‘Try’ implies failure

What have these got in common?Do or don't do

  • We must try and meet up again
  • I’ll try and lose weight
  • Try and get this done on time
  • Let’s try not to worry about this

In each case the word try implies doubt – I certainly don’t want t0o meet up again. I don’t believe I’ll lose weight. I don’t believe you’ll get it done on time. I know we’re going to worry about this!

Try implies failure. We use it when we assume or expect to not succeed. If we truly believed we could succeed we would not slip it in!

How it works

Compare the two requests:

  • Try and touch your right ear
  • Try and touch the ceiling without standing on a chair

In the first request there is no point in using  try since you can just reach up and touch your ear – assuming you have no physical restrictions.

In the second using try seems perfectly reasonable since it’s unlikely you can do it – assuming the ceiling is the usual height.

Avoiding commitment

We tend to use try as a way of avoiding commitment. And as a way of saying ‘I really don’t believe I can do this – but I’ll make a half-hearted attempt…’

If we were fully committed we’d say ‘Yes, I’ll do it.’ However if I slip in a sneaky little ‘try’ and then don’t succeed I can always say ‘I knew it’d be too difficult – but at least I tried.’

With my get-out clause of try you can’t blame me. Failure is not only expected, it’s respectable. ‘I only said I’d try’!

When it’s fine to use it

Yes, there will be times when it’s fine to use the word – when failure is not implied. Such as the ‘experimental try’

  • Try this food
  • Try on those shoes
  • Let’s try this new sport!

Here there’s no expectation of failure.

How using ‘Try’ conditions us

It’s interesting how try emotionally affects us. Try(!) an experiment: pick something you would like to do such as increase your fitness, do that DIY job or complete a work project. Make this something that can be done in the next week.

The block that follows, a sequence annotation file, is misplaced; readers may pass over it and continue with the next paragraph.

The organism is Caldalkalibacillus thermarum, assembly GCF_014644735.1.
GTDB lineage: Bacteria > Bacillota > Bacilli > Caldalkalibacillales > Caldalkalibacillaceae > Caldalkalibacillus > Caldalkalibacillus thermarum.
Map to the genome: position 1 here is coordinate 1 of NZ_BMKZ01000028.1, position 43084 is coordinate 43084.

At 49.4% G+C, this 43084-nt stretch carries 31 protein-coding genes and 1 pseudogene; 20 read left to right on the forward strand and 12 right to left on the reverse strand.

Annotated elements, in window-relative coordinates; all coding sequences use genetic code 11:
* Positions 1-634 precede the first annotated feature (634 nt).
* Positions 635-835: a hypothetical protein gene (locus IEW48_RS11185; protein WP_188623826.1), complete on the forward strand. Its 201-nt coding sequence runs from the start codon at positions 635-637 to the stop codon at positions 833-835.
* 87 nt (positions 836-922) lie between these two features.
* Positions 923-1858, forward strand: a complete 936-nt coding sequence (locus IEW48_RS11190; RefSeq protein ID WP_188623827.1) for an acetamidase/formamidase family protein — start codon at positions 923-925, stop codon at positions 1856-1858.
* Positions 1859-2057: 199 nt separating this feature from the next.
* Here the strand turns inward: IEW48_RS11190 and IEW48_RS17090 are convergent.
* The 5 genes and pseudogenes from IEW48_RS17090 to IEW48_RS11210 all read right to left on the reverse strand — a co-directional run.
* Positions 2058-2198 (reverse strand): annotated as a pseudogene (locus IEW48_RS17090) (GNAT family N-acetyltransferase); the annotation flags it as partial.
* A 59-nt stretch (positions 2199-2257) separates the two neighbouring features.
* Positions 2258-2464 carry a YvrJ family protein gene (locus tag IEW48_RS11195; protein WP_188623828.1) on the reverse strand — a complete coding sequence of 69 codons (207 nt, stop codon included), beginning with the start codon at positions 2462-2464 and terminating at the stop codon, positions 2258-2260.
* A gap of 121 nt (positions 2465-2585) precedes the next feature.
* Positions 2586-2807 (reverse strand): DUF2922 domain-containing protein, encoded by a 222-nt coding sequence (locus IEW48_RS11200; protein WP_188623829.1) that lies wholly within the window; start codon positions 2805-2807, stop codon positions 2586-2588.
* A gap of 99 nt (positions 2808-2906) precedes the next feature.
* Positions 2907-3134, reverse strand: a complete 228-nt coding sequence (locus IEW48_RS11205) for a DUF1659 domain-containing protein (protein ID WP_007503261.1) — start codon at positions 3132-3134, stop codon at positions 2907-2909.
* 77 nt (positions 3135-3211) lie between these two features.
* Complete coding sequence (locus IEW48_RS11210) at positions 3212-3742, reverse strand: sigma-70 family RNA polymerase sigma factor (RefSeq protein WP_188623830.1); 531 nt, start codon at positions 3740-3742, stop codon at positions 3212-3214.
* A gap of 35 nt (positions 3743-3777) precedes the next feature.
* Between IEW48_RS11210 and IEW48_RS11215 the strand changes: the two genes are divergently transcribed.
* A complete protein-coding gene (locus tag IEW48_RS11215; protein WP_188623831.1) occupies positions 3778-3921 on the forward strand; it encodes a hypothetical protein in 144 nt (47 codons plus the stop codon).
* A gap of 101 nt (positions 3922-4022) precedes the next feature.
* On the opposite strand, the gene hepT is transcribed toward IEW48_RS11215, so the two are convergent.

Round 1: Now close your eyes, think of the task, and say ‘I’m going to do this’ and keep them closed for 30 seconds – as you pay attention to the images, thoughts or feelings this evokes.

Now stand up or move about to change your state.

Round 2: Close your eyes, think of the task, and say ‘I’ll try and do this.’ And again take 30 seconds to recognise the images, thoughts and feelings.

You’re likely to notice a quite different set of reactions to the two statements.

The second round usually produces a vague and quite relaxed response. After all it’s no big deal if I fail.

The first round usually evokes a mixture of determination and, naturally enough, doubt. Keep the determination. And recognise the doubt as a signal that you need to have an action plan to support your determination.

Just commit

For the next seven days replace the ‘I’ll try’ with ‘I will do it’. And notice what difference it makes.

If it helps to keep you on track at reducing your use of the word ask friends, family and co-workers to impose a small fine for every transgression. And donate the week’s total to your favourite charity.

In Star Wars Yoda suggests:

‘Do – or do not. There is no try’


There is another blog article here: https://nlp-now.co.uk/beneath-the-words-nlp-try